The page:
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Lawyer Michael Avenatti arrested on a domestic violence charge. Also on the Thursday rundown: more testimony on the anti-protest bill; plus we will take you to the Dakotas to celebrate American Education Week.

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Report: Mortgage Meltdown Tied to Lending Industry Influence in Congress

September 29, 2008

Washington, D.C. – A new report traces a money trail leading directly from the nationwide mortgage meltdown to the current national financial crisis. Twenty-five percent of the sub-prime mortgages issued in Ohio in 2006 are now ending in foreclosure, and according to the non-partisan public interest group, Common Cause, the lending industry's contributions and lobbying can be connected to delays on Congressional measures that could have helped avert the crisis.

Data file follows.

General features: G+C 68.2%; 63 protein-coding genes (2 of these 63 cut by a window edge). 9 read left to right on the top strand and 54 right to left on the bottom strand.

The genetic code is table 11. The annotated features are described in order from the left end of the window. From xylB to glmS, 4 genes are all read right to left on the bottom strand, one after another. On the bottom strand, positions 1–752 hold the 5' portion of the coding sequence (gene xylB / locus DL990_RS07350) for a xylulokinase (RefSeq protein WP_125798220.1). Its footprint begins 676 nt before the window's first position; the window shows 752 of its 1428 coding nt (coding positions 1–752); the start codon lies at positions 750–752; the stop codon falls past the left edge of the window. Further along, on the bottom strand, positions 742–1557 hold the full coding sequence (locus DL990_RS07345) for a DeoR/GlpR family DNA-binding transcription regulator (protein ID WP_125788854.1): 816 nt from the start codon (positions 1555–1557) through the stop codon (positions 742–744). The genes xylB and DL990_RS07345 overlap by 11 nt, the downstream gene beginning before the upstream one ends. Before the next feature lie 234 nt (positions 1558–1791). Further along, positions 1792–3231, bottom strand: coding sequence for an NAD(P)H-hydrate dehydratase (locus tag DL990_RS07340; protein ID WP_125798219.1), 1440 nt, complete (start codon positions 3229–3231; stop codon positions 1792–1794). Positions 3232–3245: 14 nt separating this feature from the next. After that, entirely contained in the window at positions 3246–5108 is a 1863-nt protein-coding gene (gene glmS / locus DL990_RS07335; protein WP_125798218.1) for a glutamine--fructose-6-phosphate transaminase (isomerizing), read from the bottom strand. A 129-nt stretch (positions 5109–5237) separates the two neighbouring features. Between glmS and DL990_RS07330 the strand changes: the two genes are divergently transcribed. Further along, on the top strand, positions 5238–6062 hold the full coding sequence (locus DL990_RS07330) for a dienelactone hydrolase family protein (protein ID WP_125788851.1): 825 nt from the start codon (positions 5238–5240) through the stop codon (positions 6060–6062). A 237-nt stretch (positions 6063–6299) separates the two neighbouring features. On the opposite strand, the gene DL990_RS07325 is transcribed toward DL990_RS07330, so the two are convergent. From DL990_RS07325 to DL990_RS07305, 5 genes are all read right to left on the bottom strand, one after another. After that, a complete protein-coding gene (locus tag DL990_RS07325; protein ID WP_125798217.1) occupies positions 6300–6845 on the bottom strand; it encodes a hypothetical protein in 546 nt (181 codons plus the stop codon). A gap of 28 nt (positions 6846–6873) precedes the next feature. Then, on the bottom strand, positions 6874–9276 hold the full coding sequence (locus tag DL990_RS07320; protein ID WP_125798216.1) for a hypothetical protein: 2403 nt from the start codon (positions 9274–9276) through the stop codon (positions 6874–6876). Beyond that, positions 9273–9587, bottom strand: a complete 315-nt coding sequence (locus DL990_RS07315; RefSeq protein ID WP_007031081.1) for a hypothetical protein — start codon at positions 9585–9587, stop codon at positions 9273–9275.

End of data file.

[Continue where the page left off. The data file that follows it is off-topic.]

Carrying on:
Study author Mike Surrosco says the problem is a systemic one.

"This is an industry that has had a lot of influence in Congress and that has lead to less regulation of the industry. Essentially we've driven off of a cliff now."

Surrosco adds that one way to break the connection between special-interest campaign donations and Congress--whether the influence is real or perceived--would be to change the way elections are funded.

"Clean elections, voter-owned elections, publicly financed elections would raise money from a pool for candidates instead of having to go fundraise."

According to the report, Ohio members of Congress have received more than $400,000 in contributions from mortgage bankers and brokers combined since the 2000 election cycle. The influence of campaign donations is usually denied by those elected to office.

The report can be found at www.commoncause.org.

Mary Kuhlman/Chris Thomas, Public News Service - OH